Homeowners,  businesses to shoulder bill, assessor says

Homeowners and businesses will bear the tax bill approved Monday by the Colorado Supreme Court.

“If your property value goes up 10 percent this time around, you’re going to pay 10 percent more to the schools,” Mesa County Assessor Barbara Brewer said.

The high court’s ruling comes just as assessors across the state are preparing to send out tax notices on May 1, based on reappraisals of all properties.

That means the additional taxes will be felt especially hard on the Western Slope.

The notices of valuation on which the tax bills are based were set as of June 30, 2008, “which was pretty much the top of the market,” Garfield County Assessor John Gorman said.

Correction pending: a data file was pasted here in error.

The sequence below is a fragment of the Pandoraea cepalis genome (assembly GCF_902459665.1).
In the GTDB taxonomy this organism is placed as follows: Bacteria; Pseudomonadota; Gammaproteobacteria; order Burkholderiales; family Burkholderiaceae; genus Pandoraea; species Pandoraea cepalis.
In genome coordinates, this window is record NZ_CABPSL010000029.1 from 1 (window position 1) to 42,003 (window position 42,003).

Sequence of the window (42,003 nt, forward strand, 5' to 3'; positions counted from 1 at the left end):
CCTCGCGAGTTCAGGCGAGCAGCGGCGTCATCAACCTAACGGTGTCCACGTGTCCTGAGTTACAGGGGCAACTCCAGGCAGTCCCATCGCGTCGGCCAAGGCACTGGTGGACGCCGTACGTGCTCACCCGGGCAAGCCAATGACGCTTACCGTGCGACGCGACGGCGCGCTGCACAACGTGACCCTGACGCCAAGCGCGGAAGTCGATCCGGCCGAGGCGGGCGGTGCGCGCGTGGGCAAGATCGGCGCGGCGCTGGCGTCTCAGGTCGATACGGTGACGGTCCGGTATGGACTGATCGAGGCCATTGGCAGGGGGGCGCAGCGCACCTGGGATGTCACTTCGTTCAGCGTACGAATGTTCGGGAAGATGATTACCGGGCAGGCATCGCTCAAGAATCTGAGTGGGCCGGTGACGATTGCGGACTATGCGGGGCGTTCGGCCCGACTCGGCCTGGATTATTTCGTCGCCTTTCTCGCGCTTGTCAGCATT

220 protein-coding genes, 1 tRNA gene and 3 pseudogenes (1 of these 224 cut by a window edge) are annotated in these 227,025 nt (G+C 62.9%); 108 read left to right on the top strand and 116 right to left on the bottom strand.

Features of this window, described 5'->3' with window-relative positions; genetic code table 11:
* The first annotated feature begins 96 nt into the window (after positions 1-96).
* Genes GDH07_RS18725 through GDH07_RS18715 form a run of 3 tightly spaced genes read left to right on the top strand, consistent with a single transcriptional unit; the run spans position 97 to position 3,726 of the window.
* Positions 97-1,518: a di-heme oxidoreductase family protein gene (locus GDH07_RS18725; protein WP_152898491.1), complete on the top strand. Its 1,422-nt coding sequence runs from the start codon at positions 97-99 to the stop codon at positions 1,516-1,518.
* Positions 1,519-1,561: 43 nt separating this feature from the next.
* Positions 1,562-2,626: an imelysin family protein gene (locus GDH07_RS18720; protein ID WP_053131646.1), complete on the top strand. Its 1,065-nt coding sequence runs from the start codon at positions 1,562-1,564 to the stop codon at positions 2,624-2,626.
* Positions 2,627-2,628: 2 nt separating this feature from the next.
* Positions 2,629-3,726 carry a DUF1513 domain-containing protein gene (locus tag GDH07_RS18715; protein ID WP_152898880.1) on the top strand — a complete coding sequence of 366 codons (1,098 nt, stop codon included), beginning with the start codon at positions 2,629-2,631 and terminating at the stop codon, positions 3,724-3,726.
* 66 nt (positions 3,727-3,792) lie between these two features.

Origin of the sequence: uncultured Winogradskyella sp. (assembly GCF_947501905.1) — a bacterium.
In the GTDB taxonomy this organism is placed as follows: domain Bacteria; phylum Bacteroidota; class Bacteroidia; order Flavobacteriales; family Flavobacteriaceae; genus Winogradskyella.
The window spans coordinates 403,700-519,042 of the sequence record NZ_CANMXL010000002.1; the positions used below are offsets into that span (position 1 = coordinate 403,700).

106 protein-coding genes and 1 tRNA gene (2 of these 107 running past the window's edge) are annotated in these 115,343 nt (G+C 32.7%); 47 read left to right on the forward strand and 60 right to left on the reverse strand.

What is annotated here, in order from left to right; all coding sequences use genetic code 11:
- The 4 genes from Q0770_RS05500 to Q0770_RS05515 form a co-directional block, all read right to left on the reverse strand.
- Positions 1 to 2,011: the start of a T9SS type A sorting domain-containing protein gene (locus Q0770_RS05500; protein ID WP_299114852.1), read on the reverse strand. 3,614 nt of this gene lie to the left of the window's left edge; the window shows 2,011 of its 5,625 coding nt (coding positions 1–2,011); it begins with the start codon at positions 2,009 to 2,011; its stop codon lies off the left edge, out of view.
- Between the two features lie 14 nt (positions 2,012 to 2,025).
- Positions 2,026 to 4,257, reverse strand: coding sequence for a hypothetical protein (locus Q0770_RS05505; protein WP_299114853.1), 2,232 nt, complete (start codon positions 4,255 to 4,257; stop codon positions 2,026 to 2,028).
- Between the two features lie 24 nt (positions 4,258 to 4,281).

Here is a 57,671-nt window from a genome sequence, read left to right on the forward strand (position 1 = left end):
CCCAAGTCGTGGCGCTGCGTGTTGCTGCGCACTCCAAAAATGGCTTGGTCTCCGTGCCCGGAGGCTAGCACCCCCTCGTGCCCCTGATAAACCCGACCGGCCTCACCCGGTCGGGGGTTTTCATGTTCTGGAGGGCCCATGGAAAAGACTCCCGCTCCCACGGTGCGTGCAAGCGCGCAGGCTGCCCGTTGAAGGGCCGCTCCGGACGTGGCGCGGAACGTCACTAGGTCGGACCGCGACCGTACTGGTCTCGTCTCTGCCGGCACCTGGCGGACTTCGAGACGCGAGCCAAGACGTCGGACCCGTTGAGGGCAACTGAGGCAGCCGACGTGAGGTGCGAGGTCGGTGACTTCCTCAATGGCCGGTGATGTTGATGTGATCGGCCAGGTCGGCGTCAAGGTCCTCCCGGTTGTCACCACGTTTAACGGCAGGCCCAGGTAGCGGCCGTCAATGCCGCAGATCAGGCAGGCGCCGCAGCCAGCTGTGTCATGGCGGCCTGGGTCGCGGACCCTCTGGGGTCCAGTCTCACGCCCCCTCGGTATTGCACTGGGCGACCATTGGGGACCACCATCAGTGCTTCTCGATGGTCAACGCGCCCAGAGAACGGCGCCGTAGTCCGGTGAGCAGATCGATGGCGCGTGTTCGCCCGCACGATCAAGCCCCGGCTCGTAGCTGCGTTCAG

Since then, the price of gas has tumbled and energy companies large and small have retreated across western Colorado.

“A lot of people are going to get their notices of valuation and go, ‘Excuse me,’ ” Gorman said.

“It’s the real estate industry and real estate owners who are going to be so dramatically affected.”

The current market value of a home might well be less than its valuation for tax purposes, “but assessors don’t have a whole lot of latitude” to take into account changed economic conditions, Brewer said.

“It’s homeowners, just regular people, who are going to be most affected by this,” Gorman said.
Front Range homeowners and businesses, whose valuations have stayed relatively flat, stand to see little effect on their tax bills, Brewer said.


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